Leaf by Leaf by Leaf Fielding
Leaf Fielding, member of the legendary ‘Operation Julie’ LSD-manufacturing-and-distribution ring, was busted in 1977 and spent five years in jail, ending his sentence at Leyhill Open Prison. He published his memoir, To Live Outside the Law, in 2011 – a gripping account of the Julie bust, the events that led up to it, and Leaf’s more general life story, involving a difficult childhood, bad times at boarding school and eventual flowering into a young hippy in the mid-1960s. The book was the first insider account of the Julie affair and was well received, earning plaudits from luminaries such as Howard Marks, who typically described it as: ‘F***ing good!’
Several years on, Leaf has now published Part 2 of his memoirs, entitled Leaf by Leaf, which continue the story from the point where To Live Outside the Law ended – his release from prison. After initial exhilaration, Leaf is subject to volatile mood swings as he faces the inescapable tally of traumas that prison life has inflicted on him, and also the realisation that healing himself won’t be a simple process. Moreover it is now the early 80s, the grim Thatcher era, and by this time the vivid psychedelic colour that infused the previous two decades of British life has all but drained away.
Characteristically, it is travel to far-flung exotic lands that provides the antidote, and Leaf picks up from his youthful adventures in Turkey, Morocco and Thailand (described in To Live Outside the Law) and now moves on to a tour of India and Sri Lanka, taking in Delhi, the Himalayas, the beaches of Goa and much more. Leaf is such a good writer, a natural at conveying the vivid impact of grand landscapes, together with the hubbub and freneticism of urban scenes, making his travel accounts constantly alive and sparkling. Also he’s completely honest and unguarded about his inner life, his troubling emotions as well as his uplifting ones, and therefore we witness his spiritual healing process in action.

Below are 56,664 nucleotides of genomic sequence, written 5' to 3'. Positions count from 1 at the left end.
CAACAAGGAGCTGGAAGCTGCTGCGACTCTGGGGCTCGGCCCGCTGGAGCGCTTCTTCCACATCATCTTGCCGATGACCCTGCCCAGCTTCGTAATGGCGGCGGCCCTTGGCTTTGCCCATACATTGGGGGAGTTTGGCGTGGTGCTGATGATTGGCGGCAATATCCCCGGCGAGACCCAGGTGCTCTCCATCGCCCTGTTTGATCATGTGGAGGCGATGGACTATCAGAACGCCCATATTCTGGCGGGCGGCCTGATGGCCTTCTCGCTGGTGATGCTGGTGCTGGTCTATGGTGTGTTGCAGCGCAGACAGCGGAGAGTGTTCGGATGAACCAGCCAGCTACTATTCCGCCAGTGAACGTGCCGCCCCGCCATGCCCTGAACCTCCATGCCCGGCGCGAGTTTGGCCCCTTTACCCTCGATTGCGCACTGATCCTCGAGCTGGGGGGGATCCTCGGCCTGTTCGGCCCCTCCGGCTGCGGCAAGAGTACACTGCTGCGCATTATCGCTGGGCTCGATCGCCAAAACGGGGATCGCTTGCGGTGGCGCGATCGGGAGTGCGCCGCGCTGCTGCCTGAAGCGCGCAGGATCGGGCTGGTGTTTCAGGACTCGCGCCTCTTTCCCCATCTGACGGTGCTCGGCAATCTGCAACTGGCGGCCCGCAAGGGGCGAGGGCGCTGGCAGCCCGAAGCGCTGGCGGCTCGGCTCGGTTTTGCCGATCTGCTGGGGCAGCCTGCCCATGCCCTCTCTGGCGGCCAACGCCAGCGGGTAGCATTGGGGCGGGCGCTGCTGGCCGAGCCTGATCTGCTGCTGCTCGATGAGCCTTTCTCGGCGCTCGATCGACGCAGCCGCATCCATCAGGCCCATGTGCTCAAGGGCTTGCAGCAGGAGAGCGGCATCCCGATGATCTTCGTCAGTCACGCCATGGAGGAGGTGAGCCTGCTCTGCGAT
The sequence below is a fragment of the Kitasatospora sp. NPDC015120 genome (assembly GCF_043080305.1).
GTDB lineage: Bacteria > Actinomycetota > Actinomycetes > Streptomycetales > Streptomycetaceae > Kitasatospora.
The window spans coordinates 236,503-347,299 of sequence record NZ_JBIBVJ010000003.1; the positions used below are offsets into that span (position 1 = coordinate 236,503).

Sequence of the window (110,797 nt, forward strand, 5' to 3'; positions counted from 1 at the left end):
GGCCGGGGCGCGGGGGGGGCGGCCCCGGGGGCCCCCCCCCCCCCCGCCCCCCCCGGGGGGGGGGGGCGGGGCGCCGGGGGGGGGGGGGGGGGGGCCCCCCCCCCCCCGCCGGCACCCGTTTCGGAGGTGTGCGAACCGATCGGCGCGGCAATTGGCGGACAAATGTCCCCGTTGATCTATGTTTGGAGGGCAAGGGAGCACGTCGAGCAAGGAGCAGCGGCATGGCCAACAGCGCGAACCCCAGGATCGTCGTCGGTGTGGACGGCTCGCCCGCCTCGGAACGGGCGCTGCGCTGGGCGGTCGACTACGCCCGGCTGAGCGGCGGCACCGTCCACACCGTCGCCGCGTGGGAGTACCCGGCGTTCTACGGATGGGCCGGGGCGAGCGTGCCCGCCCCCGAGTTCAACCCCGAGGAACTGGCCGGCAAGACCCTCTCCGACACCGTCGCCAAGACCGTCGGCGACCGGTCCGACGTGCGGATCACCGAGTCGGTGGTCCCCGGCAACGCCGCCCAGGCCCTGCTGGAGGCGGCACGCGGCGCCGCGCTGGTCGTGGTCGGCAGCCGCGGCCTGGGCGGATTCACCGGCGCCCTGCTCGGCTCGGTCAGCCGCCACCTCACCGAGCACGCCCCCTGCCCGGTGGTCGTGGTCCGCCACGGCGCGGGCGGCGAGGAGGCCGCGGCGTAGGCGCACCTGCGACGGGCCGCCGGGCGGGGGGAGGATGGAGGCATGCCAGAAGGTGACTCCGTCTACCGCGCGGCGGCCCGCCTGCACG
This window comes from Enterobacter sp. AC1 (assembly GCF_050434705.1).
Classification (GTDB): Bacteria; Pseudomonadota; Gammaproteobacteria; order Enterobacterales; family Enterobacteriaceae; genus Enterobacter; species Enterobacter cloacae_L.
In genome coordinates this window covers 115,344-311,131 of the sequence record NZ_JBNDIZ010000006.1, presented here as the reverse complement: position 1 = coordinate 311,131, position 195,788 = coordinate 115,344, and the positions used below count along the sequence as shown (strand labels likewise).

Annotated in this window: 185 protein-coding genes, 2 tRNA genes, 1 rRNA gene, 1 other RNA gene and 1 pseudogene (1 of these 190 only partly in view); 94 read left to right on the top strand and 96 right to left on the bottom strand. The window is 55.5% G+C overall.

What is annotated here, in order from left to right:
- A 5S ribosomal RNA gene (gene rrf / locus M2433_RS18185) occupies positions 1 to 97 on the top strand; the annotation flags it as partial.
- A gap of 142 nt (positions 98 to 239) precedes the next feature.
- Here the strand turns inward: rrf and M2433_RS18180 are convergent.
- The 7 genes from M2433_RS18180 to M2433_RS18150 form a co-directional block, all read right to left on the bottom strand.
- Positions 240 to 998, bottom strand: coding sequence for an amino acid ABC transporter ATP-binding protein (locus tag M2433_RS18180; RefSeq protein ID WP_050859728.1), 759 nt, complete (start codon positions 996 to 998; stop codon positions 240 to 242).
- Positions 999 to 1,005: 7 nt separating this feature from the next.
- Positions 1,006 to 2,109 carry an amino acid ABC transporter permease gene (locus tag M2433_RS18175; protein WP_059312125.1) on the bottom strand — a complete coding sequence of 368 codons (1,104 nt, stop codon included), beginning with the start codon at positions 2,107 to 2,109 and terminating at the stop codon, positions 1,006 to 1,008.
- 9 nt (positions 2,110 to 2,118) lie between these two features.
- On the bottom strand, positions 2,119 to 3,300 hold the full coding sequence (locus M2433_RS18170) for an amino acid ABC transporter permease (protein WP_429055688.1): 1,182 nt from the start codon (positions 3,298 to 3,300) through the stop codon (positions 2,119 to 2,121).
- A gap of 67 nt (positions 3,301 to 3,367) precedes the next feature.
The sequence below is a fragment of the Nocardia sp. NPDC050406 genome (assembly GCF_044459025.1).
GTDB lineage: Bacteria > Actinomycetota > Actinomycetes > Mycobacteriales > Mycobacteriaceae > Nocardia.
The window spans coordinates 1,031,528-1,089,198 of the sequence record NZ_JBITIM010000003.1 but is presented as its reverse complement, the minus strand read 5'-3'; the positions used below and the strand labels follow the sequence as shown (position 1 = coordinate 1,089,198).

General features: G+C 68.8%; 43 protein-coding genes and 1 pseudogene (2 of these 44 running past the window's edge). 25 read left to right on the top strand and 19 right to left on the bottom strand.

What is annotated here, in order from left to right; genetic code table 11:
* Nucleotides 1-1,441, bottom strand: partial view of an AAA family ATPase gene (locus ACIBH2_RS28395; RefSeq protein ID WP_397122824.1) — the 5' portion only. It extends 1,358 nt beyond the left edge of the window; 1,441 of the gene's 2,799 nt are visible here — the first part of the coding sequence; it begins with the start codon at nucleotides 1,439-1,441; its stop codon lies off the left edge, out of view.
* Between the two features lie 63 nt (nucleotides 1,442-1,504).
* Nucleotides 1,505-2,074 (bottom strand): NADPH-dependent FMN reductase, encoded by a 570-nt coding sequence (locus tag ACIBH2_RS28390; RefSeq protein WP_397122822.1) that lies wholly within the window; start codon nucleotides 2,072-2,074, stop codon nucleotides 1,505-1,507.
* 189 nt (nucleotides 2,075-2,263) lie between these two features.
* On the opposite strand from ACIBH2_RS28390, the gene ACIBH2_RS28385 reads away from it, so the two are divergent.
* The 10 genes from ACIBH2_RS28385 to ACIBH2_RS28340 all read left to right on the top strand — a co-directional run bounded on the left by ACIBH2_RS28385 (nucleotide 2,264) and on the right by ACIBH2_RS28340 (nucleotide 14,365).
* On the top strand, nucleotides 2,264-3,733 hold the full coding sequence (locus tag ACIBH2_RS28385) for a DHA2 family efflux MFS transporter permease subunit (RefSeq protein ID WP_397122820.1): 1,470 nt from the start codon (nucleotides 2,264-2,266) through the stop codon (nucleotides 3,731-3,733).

After more travels that see the years pass by, Leaf finds himself settling in Spain and working at teaching English as a Foreign Language (TEFL). But the Third World itch comes on again, and Leaf begins a new leg of foreign adventures, this time with friends in Malawi. Again he describes the poverty, beauty and backwardness of the country so well, and it comes to exert a special hold on him. During several trips, he contracts the tropical disease bilharzia, and also faces the local devastation due to AIDS, which has created a burgeoning problem of orphaned children. This leads to the creation of the Warm Heart Project, a charity set up to build a girls’ hostel, which eventually opens in 2003.
Along the way, Leaf experiences many relationship vicissitudes, which again he records with a disarming honesty, unafraid to show himself in a sometimes unflattering light. As is the case in many a story, he is eventually saved by the love of a good woman, who accompanies him on the Malawi trips and becomes a solid part of his life. Apart from a little dope dealing and getting high in India, the aspects of psychedelic use that feature strongly in To Live Outside the Law fade into the background, but the significance of Leaf by Leaf lies in that it shows us a life influenced by what one might call the ‘higher values’ of the counterculture translated into one man’s unique pragmatism. Leaf’s second memoir is a heart-warming read, and is everything good autobiography should be – a fully-rounded unflinching examination of the self without censorship or sugar coating. Ultimately it demonstrates the fundamental truth that the journey of self-discovery is a never-ending one. As he himself says:
‘However far out you’ve pushed the boat of your life, there is always a route back to the heart of your own improbable existence. All of us have to find a way to live with ourselves and with everything we have done.’
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